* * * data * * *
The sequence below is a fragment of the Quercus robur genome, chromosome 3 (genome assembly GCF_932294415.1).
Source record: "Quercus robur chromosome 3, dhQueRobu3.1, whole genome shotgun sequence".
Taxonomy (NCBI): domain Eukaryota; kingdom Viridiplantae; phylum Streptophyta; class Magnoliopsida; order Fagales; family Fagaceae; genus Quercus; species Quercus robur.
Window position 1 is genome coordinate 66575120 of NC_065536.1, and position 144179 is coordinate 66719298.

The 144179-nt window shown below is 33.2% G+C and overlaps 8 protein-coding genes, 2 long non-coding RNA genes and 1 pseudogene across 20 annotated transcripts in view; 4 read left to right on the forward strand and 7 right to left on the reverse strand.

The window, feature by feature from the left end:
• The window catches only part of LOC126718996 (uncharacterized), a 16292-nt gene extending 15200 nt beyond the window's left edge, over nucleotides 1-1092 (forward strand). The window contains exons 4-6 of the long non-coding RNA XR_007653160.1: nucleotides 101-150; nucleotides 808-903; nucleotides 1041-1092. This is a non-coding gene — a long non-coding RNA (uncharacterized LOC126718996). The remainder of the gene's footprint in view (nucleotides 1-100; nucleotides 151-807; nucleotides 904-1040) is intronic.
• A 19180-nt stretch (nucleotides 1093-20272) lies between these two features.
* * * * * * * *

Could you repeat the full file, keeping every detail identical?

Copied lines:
The sequence below is a fragment of the Quercus robur genome, chromosome 3 (genome assembly GCF_932294415.1).
Source record: "Quercus robur chromosome 3, dhQueRobu3.1, whole genome shotgun sequence".
Taxonomy (NCBI): domain Eukaryota; kingdom Viridiplantae; phylum Streptophyta; class Magnoliopsida; order Fagales; family Fagaceae; genus Quercus; species Quercus robur.
Window position 1 is genome coordinate 66575120 of NC_065536.1, and position 144179 is coordinate 66719298.

The 144179-nt window shown below is 33.2% G+C and overlaps 8 protein-coding genes, 2 long non-coding RNA genes and 1 pseudogene across 20 annotated transcripts in view; 4 read left to right on the forward strand and 7 right to left on the reverse strand.

The window, feature by feature from the left end:
• The window catches only part of LOC126718996 (uncharacterized), a 16292-nt gene extending 15200 nt beyond the window's left edge, over nucleotides 1-1092 (forward strand). The window contains exons 4-6 of the long non-coding RNA XR_007653160.1: nucleotides 101-150; nucleotides 808-903; nucleotides 1041-1092. This is a non-coding gene — a long non-coding RNA (uncharacterized LOC126718996). The remainder of the gene's footprint in view (nucleotides 1-100; nucleotides 151-807; nucleotides 904-1040) is intronic.
• A 19180-nt stretch (nucleotides 1093-20272) lies between these two features.